The one thought I couldn’t shake throughout the screening of director Marc Meyers’ My Friend Dahmer, an adaptation of the graphic novel of the same name by artist Derf Backderf, is just that it would make an excellent double feature with a modern classic of American cinema, Richard Linklater’s Dazed and Confused. Both share a time period, the 1970s, and a setting, an American high school, roughly around the same sort of upheaval that defined the Watergate era (though Dahmer takes place later on in history), and Meyers’ film puts the lie to Linklater’s love letter.
As the film’s title implies, it’s a study of young Jeffrey Dahmer (Ross Lynch) during his high school days, which he was just an outcast fascinated by bones and longing for love and male affection in a society that was straight-up opposed to letting him exist without conflict. It’s an empathetic but not excuse-laden portrait of the killer as a young man, which should deeply disturb and upset viewers who might have suffered similar circumstances.
My Friend Dahmer works best as a wholesale indictment of the relationships, the structures and the era in which one of modern history’s greatest monsters arose. It’s fascinating to me that Backderf let the filmmakers get away with trashing him as much as they do here, though that might also have to do with the intense self-criticism that comes from the aged perspective. Derf (Alex Wolff), in the film, helps to make Dahmer a social pariah and misfit mascot for his school (his “spaz” routines which Derf encourages, in which he pretends to be an epileptic amongst other things in order to scare passerby, slowly grow sadder over the course of the film), essentially being the kind of awkward weird kid that even the band geeks can feel secure in their superiority over. It’s not necessarily truly angry at him, but rather what he represents: The cool kid who should know better, who should be aware of his torturous actions towards Jeff, but never has the self-knowledge to know what he’s doing isn’t very kind. But that’s the period, of course, where a kid like Dahmer could never totally feel at home in, with the gay slurs that are tossed around carelessly by midwestern teenagers and the lack of any and all diversity in his community or tolerance of it, and I don’t mean exclusively on a race level (though a scene with a black football player at one point in the film acts as both as an illustration of Jeff’s own naivety and thoughtless racism and a nasty harbinger of what’s to come).
His father wants him to be better than he was, to be less of the outcast that seemingly ruined his life before it even really had a chance to start, and that translates to painful ego-based heartlessness towards his son, smashing his (admittedly weird-ass) backyard laboratory and pushing him to lift weights and be cool and talk to girls. His mom (Anne Heche, lol) is whispered about and shunned by his father after a psychotic break that sent her briefly to an institution, and their divorce, and his father’s inability to cope with his mother, proves to be a psychic fracture in the young man’s life. I’ll say that the film definitely doesn’t ask for respect or for forgiveness or even tolerance of Dahmer’s ugly, evil actions, but it does ask for the slightest bit of empathy towards a kid who just never, ever had a chance to be anything else, who eluded all of the fail-safes designed to keep a kid like him social and well-adjusted in society. It’s to the film’s, and Lynch’s, the young actor portraying Dahmer, credit that this mostly goes off without a hitch, and this is partially due to the fact that it keeps a number of the beautiful and evocative visual touches that Backderf put in his own book- masking Jeff in shadow as a way of gently separating him from the crowd- and that it refuses not to acknowledge his darkened future. He stalks a jogging doctor (Pete Campbell himself, Vincent Kartheiser) and fantasizes about sleeping atop his corpse’s still chest.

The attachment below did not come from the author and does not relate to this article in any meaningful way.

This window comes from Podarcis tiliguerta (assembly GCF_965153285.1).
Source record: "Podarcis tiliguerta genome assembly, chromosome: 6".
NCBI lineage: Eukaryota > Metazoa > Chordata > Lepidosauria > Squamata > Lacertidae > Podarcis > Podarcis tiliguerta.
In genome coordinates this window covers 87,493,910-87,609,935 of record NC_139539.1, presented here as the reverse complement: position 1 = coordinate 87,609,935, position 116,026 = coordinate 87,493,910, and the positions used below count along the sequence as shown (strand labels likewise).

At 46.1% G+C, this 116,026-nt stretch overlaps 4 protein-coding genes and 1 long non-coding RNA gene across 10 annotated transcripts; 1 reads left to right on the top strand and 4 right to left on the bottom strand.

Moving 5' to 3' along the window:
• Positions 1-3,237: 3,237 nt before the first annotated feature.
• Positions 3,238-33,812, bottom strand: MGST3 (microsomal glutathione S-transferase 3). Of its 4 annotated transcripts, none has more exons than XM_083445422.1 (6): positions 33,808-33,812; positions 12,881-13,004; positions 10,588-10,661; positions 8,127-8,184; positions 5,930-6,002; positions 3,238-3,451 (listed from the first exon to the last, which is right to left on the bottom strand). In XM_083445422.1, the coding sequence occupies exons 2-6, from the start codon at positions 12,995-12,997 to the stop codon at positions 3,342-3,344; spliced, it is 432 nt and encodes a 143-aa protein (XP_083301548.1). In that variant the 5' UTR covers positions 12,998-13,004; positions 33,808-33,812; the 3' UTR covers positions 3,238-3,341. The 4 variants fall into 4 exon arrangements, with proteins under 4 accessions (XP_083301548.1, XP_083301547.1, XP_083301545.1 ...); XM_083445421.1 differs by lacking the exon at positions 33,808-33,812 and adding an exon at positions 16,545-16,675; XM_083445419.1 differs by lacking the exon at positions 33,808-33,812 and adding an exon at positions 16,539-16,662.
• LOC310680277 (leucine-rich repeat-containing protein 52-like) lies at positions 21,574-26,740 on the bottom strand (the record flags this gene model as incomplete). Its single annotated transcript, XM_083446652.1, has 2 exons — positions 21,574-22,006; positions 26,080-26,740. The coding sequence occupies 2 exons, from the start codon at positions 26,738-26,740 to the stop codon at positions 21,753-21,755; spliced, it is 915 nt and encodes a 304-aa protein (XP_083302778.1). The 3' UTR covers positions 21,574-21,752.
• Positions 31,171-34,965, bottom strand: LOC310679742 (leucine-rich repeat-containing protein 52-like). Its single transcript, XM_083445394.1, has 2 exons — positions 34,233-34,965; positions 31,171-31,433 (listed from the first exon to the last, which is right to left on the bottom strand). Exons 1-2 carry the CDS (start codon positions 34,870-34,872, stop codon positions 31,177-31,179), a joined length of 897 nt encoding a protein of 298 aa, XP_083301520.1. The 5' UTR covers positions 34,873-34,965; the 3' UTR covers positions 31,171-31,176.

It’s a brave and fascinating choice for Lynch, best known perhaps as one of the co-leads on the Disney Channel show Austin and Ally, and is perhaps the best turn by a Mouse-signed star in a major indie production since Selena Gomez was in Harmony Korine’s Spring Breakers. He devotes himself entirely to the role, embodying the specific awkwardness of a kid like Dahmer — glaring eyes, perpetual grimace, hunched shoulders — and has none of the reservations that one might expect when taking on a project like this. He lets us see the person behind all of the chaos and terror, and I can tell you without a doubt that the film wouldn’t have worked half as well without him in the lead role. My Friend Dahmer is an elusive and interesting examination of its subject’s roots, and deserves to be seen by anyone with an interest, no matter how mild, in seeing how a uniquely American anomaly was formed.